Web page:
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From Landfill to Goldmine: Canada's Sustainable Future is Near.

Updated: Aug 1, 2023

Did you know that Canada's waste rating was once downgraded to a shocking 'D,' making it the lowest performer in waste generation among its peers? But fear not, for innovation is taking root, and companies like Terracycle and others are leading the charge towards repurposing waste and creating value through product innovation. As we grapple with the challenges of wildfires, water scarcity, and the karmic toll on our environment, a crucial question arises: How can we collaboratively address the intertwined problems of consumerism and dependency on fossil fuels on both a national and global scale? The solution lies in circularity – an economic system that can yield win-win-win outcomes. By embracing circular waste and materials management, Canada can unlock job opportunities, empower Indigenous communities, and transition towards a prosperous economy while rapidly advancing towards Net Zero goals.

The reality is that solutions that tackle circular materials management practices now exist and are financially viable for all stakeholders at the table. Let's bridge the economic gap, foster innovation, and create a goldmine from the trash in our backyards.

AI Prompt: New Industrial Park


In 2008 alone, Canada generated a staggering 777 kilograms of municipal waste per person, a startling contrast to Japan, the top performer, which produced only half of that amount. How did this happen? Regardless, the cause is not as helpful at this stage, since finger-pointing in a world where ESG is itself being politicized is counterproductive, and taking a look at solutions creates an opportunity for collaboration anchored in the very principles of conscious capitalism.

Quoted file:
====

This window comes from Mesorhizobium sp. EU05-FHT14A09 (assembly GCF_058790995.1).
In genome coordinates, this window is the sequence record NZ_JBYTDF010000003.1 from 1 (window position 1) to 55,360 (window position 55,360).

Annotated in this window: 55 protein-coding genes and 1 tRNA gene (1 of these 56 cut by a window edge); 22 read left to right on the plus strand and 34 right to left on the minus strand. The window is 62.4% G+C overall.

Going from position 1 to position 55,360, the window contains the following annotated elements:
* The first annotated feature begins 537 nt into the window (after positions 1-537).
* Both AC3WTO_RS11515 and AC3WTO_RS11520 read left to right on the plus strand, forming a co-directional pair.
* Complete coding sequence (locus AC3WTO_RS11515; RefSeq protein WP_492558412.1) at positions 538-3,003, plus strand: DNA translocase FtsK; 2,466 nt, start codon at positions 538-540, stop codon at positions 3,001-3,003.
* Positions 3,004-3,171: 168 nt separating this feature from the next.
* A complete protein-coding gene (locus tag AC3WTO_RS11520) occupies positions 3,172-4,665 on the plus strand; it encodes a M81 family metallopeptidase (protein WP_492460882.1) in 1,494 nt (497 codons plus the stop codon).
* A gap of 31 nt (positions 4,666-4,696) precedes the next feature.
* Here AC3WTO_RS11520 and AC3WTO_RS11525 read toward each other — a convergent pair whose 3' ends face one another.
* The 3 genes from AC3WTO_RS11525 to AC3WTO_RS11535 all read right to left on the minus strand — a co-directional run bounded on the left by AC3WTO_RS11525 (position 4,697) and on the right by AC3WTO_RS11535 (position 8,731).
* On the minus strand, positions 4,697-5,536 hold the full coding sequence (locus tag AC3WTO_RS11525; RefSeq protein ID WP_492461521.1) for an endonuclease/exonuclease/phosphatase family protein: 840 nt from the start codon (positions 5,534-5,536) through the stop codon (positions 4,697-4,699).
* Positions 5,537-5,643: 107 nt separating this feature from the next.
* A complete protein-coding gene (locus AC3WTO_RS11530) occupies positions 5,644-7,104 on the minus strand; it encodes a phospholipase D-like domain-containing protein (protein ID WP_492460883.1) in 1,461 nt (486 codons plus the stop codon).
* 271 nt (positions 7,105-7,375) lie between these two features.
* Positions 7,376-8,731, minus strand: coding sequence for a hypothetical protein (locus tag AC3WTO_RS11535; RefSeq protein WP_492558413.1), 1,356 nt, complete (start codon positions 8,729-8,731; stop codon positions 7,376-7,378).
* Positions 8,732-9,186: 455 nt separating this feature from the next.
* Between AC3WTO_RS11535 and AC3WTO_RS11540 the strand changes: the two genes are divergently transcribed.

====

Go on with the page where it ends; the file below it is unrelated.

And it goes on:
Source: Old chart by The Conference Board of Canada

In 2023, amidst another intense year of wildfires and water scarcity, which not only impact Canada but numerous other regions, the karmic toll seems disproportionately high. In the face of the converging challenges of extreme weather events, human displacement, impact to Indigenous peoples and demographically vulnerable populations, a crucial question arises: How can we collaboratively address the intertwined problems stemming from heavy per capita consumerism and economic dependency on fossil fuels and natural resources, surely in Canada, but also on a Global scale?

The "Win-Win-Win" Approach to Circularity

The solutions must strike a balance that creates job opportunities, empowers Indigenous peoples, and fosters a diverse transition towards a prosperous economy while rapidly advancing towards Net Zero goals both in the area of waste and GHG emissions. As many experts in this field assert, circularity emerges as the economic system that can yield the most win-win-win outcomes, yet the economic gap that currently stands at 91-93% (per Google). Truly incredible!

To bridge the gap and embed circularity at the core of supply chains and logistics, value chains must maximize the use of reused, recycled, and upcycled materials and compounds but also repurpose these materials to their highest and best use - and yes, scale is necessary.

Indeed, the best solution to waste might not be to burn it to generate energy or fuel, especially if there may be higher value applications. From an innovation standpoint, the goal is always to improve the process and reach as many win-win-wins as possible within both the ESG spectrum but also at the stakeholder level. Aspirational?

AI Prompt: Indigenous Lands

Art of Possibility

Now imagine there was a highly modular and scalable solution that was able to take all sorts of waste, from sorted and unsorted municipal waste, to roof shingles, carbon-fiber composites, PET, tires, and many more forms of waste, and convert them into new materials and compounds such as synthetic gases, carbon black, metal, glass, plastics, and others forms of useful material for manufacturing. And now, imagine that this came at zero initial investment to the customer, provided a put-or-pay contract in place for a minimum tons-of-waste generated per day by the municipality or region and for a long-term commitment and intent. What if the benefits of the operation were shared in the form of carbon derivatives (credits) back to the client(s) from the abated emissions due to the zero-emissions approach of the waste treatment, and in the form of revenues attributed back to the client from the resale of innovative new materials generated from this manufacturing process? Does this sound too good to be true?